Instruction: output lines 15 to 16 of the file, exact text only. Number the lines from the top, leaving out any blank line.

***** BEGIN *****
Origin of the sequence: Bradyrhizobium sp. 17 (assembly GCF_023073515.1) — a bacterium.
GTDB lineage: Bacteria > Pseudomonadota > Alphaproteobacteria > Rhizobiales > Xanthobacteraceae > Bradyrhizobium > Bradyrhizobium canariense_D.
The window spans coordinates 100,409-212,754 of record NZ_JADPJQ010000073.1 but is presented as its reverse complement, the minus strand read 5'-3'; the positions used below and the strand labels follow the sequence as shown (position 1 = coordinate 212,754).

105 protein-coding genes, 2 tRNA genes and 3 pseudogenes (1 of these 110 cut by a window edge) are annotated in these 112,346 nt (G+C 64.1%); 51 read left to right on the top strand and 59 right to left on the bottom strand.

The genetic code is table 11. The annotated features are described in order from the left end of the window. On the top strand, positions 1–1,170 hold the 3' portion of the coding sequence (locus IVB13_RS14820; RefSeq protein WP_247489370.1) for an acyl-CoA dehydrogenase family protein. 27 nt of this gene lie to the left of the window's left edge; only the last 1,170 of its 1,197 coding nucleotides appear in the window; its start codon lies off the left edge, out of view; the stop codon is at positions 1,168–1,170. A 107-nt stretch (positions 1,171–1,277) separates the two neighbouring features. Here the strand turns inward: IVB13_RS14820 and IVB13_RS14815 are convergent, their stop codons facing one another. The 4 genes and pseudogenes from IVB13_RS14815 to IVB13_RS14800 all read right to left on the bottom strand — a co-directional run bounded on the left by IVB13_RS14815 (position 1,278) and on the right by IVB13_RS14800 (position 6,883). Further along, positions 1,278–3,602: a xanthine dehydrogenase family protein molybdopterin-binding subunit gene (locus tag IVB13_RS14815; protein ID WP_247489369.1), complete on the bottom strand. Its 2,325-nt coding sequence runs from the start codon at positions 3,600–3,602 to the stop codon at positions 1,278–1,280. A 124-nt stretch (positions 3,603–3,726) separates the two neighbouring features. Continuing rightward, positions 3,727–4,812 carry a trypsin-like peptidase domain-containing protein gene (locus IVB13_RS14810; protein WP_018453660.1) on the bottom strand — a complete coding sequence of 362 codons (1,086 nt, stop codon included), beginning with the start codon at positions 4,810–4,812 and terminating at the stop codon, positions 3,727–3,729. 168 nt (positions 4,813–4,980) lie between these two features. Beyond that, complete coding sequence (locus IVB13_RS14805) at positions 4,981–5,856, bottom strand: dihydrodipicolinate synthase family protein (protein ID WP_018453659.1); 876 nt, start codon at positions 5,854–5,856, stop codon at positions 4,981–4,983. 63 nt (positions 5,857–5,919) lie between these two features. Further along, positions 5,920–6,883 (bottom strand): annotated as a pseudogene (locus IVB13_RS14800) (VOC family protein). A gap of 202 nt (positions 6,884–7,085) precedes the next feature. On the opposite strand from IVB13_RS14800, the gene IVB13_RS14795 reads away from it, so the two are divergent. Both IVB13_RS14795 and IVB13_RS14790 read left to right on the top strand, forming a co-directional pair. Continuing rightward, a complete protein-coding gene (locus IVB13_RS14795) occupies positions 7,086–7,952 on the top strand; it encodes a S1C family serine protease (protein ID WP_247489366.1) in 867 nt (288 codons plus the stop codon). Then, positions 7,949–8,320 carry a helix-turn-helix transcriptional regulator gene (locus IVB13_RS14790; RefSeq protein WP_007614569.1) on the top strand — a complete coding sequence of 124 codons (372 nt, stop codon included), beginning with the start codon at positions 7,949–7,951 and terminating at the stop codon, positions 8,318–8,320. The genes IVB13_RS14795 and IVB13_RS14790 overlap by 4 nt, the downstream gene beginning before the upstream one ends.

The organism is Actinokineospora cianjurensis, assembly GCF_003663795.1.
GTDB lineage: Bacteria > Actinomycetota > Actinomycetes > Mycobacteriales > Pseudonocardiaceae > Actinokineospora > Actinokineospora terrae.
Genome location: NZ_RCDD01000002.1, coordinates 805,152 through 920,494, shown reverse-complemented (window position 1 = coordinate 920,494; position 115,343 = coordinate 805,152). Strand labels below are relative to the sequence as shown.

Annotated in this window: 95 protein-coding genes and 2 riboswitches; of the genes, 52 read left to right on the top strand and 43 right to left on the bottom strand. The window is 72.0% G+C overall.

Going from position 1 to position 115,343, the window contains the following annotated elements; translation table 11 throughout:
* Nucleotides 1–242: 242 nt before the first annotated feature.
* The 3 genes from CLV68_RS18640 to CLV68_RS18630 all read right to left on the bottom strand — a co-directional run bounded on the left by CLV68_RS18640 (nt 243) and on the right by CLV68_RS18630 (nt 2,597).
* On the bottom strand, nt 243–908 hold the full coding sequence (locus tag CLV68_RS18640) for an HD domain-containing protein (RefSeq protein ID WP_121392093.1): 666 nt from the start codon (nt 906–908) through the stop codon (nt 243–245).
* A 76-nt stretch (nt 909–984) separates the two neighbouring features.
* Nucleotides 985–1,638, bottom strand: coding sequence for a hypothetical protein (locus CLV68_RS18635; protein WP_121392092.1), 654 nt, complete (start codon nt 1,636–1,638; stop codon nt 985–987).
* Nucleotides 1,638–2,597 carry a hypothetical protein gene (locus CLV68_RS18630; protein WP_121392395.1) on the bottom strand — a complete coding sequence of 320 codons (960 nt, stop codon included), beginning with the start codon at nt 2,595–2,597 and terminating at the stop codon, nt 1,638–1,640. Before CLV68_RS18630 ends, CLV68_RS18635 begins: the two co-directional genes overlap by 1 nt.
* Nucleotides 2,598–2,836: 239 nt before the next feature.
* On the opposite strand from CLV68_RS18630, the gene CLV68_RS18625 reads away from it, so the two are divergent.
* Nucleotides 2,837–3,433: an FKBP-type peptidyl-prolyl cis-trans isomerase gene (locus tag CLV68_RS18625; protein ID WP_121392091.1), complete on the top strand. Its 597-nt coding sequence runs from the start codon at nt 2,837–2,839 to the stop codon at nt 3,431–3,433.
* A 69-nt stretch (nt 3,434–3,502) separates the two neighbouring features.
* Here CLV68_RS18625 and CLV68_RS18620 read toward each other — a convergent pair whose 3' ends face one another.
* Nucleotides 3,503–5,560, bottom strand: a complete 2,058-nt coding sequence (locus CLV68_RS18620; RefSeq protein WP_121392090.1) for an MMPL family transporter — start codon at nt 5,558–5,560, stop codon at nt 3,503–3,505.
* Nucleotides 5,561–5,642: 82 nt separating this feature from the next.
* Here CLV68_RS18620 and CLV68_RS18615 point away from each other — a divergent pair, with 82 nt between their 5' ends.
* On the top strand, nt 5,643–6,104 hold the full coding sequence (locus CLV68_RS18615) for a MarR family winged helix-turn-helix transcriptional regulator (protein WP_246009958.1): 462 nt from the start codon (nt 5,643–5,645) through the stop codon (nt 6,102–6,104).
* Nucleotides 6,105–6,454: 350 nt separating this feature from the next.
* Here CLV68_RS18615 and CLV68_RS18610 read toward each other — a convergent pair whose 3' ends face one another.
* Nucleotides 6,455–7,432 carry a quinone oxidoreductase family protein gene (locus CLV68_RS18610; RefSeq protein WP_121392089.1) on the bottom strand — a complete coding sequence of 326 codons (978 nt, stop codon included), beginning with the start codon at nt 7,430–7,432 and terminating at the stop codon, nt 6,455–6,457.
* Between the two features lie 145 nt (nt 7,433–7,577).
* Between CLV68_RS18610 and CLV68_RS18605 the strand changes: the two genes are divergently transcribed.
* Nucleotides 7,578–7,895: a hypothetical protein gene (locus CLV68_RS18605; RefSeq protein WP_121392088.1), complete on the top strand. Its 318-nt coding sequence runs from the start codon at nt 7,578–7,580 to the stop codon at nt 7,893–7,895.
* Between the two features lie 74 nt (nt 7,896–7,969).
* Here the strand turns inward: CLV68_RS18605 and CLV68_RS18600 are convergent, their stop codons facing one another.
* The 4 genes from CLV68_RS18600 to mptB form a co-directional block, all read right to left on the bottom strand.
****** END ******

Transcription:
* Nucleotides 985–1,638, bottom strand: coding sequence for a hypothetical protein (locus CLV68_RS18635; protein WP_121392092.1), 654 nt, complete (start codon nt 1,636–1,638; stop codon nt 985–987).
* Nucleotides 1,638–2,597 carry a hypothetical protein gene (locus CLV68_RS18630; protein WP_121392395.1) on the bottom strand — a complete coding sequence of 320 codons (960 nt, stop codon included), beginning with the start codon at nt 2,595–2,597 and terminating at the stop codon, nt 1,638–1,640. Before CLV68_RS18630 ends, CLV68_RS18635 begins: the two co-directional genes overlap by 1 nt.